Egypt’s El Sisi denies viral video corruption allegations

The president insisted he and the country’s military were honourable in a televised address

The gunfire exchange took place at the hideouts in Cairo. AP
The gunfire exchange took place at the hideouts in Cairo. AP

Egypt’s president on Saturday defiantly rejected corruption allegations made by a former military contractor against him and the armed forces, saying the claims were designed to “bring down” the state, crush the will of Egyptians and undermine the trust they have in his leadership.

In televised comments, President Abdel Fattah El Sisi acknowledged that what the construction contractor said in a series of video clips posted online this month and which went viral caused him concern. Some of what he said, he added, was true.

“By the will of God, your son is honest, trustworthy and sincere,” he told Egyptians, seeking to reassure the population of his integrity.

Mr El Sisi, a retired general in office since 2014, did not mention the contractor, Mohammed Ali, by name. He said he chose to speak on the subject against the counsel of his security and intelligence agencies.

“They have been begging me for 10 days not to talk about this,” he said.

However, Mr El Sisi explained that he decided to speak publicly about the allegations because they touched the trust between him and the people.

As defence minister, Mr El Sisi led the military’s 2013 intervention to remove president Mohammed Morsi of the Muslim Brotherhood, amid a wave of protests against his divisive, one-year rule. He was elected president in 2014 and won a second term in office last year.

Mr Ali, also a film actor, claimed in the video clips that he was owed millions of pounds by the military for work he has done. He accused the military, the president and his family of corruption which cost the treasury billions of pounds.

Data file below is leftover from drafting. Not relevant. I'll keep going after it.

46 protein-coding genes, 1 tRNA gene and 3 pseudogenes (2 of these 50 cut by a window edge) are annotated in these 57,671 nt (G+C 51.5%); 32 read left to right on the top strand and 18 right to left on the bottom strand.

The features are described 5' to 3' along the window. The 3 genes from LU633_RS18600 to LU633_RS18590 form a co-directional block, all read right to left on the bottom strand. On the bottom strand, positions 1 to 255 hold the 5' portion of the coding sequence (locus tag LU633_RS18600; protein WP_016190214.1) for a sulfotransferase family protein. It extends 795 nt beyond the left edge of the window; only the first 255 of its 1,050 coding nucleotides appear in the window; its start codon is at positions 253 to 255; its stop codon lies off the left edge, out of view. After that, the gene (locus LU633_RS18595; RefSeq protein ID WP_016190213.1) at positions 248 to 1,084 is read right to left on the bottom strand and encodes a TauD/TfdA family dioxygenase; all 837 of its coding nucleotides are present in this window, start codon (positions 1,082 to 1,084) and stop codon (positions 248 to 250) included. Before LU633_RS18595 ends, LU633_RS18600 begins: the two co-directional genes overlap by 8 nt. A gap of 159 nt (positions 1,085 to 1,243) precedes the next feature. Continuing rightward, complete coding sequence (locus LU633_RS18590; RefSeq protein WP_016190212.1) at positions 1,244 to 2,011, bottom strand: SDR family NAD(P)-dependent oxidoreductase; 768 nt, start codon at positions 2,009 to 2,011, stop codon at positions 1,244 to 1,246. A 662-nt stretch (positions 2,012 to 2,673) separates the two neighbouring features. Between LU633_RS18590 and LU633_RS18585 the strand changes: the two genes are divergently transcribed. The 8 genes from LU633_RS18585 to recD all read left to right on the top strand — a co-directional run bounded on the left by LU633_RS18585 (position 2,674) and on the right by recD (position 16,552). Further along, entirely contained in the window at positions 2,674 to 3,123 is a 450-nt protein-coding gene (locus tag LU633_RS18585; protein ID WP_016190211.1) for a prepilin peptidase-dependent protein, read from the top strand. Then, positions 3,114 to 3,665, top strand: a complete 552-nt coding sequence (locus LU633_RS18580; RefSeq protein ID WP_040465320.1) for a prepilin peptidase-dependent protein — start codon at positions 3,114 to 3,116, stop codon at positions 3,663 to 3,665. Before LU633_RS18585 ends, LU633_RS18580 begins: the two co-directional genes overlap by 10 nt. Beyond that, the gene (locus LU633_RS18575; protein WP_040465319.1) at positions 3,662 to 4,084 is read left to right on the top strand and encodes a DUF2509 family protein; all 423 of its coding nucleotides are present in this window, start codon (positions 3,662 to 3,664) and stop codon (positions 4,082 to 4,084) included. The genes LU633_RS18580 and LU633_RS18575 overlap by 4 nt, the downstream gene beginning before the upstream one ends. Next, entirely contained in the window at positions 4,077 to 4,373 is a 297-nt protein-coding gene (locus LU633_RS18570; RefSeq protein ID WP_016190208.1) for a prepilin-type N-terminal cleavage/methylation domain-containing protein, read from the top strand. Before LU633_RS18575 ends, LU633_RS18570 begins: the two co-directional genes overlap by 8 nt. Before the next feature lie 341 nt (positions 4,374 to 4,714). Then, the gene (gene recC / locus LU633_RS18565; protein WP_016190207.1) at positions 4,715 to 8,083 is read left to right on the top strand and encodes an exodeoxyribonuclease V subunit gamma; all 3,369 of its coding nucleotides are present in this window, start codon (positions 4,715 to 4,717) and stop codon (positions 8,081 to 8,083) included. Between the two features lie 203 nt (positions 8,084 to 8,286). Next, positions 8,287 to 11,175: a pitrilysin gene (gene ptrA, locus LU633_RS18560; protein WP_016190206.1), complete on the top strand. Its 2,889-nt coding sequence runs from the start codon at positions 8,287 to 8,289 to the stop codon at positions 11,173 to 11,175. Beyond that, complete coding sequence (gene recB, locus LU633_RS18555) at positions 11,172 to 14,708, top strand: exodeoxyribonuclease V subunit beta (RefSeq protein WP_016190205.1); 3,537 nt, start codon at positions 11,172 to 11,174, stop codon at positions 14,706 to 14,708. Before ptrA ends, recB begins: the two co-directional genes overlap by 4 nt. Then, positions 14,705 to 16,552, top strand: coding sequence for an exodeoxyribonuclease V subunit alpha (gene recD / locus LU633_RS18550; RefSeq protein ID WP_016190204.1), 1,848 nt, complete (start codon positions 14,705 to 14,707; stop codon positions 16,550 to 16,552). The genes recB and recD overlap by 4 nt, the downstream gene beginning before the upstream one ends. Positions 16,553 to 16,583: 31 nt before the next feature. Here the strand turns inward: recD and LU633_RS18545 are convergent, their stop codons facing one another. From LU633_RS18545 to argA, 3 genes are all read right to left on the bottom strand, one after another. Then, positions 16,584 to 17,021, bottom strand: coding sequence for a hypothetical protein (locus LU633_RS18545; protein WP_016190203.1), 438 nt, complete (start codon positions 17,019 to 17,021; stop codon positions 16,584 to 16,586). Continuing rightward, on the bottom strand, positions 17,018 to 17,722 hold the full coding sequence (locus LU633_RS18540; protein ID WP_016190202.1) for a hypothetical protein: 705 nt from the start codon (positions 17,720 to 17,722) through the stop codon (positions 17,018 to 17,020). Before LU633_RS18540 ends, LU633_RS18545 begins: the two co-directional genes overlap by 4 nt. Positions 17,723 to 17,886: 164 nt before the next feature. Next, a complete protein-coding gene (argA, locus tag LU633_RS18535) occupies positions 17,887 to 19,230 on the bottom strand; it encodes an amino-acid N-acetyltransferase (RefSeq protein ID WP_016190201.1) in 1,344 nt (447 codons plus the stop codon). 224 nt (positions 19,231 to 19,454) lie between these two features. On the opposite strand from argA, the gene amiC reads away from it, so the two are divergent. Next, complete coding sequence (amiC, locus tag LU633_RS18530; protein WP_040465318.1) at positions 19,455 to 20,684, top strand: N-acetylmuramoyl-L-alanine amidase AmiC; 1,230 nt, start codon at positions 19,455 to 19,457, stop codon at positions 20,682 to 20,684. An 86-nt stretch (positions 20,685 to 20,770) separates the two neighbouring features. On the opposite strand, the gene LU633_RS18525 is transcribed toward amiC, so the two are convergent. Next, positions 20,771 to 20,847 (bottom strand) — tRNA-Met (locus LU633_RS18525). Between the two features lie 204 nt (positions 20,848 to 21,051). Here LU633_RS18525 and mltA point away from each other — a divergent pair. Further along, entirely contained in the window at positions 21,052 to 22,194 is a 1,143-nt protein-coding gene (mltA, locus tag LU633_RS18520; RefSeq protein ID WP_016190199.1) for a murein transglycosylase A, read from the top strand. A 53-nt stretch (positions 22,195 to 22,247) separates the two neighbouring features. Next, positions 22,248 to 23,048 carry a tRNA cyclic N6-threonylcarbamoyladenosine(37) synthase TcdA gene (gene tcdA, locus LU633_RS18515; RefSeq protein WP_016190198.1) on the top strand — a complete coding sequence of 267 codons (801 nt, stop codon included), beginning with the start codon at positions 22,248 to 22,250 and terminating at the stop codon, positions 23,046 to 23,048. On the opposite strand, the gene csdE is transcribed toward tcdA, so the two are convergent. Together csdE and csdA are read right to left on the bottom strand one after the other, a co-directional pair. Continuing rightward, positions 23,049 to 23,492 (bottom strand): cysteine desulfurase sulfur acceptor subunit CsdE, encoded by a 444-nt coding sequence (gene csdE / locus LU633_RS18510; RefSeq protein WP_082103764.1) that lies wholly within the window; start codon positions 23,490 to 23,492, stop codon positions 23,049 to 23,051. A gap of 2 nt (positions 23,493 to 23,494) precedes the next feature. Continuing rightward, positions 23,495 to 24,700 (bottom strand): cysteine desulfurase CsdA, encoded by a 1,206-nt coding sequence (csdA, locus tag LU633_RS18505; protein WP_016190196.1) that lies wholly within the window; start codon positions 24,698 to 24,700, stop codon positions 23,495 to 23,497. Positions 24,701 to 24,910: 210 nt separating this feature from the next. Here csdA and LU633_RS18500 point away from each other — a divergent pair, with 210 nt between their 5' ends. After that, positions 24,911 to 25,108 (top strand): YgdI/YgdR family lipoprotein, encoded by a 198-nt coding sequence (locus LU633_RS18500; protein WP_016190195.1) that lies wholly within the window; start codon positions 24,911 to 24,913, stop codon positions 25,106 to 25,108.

He also accused Mr El Sisi of squandering state funds on new presidential palaces and of giving the go-ahead to projects he described as unnecessary or not economically feasible.

Filmed with a mobile phone in Spain where he has lived for the past year, Mr Ali ‘s melodramatic style and his Egyptian Arabic vernacular, while vulgar and littered with expletives, resonated with some Egyptians at a time when many of the country’s 100 million people are struggling with rising prices caused by the adoption in 2016 of harsh but much-needed economic reforms as part of a deal with the International Monetary Fund for a $12-billion loan.

Mr El Sisi on Saturday made no mention of any planned proceedings against Mr Ali, 45.

The clips were posted on YouTube earlier this month and set social media alight with comments ranging from branding Mr Ali a traitor to calling him a courageous whistle blower whose accusations, while not substantiated, shattered the long-held taboo of public criticism of the country’s military or accusing its top brass of corruption.

The military is Egypt’s most powerful institution, whose conscription system ensures its constant interaction with civilians. Like Mr El Sisi, all but two of Egypt’s presidents hailed from the military since young army officers toppled the monarchy following a 1952 coup.

The role of the military under Mr El Sisi has expanded well beyond the defence of the nation, taking on giant infrastructure projects, building new cities, food production and retail services. Critics say front companies associated with the military are also investing in advertising, drama production and TV networks.

The military’s chief spokesman recently said that the armed forces were overseeing 2,300 projects, employing five million Egyptians.

“Yes, I have built presidential palaces and I will build more presidential palaces … I am building a new nation,” Mr El Sisi said on Saturday. “No, I will build, build and build, but not in my name. Nothing is in my name. Everything is in Egypt’s name.”

He also mounted a strong defence of the military, but without responding to specific allegations made by Mr Ali, like the army’s construction arm securing contracts that were never tendered.

“It’s a strong army. It’s a patriotic and honourable army. Its strength comes from its honour,” he said. “Egypt will never be brought down, unless its army falls first.”

Updated: September 14, 2019 10:53 PM


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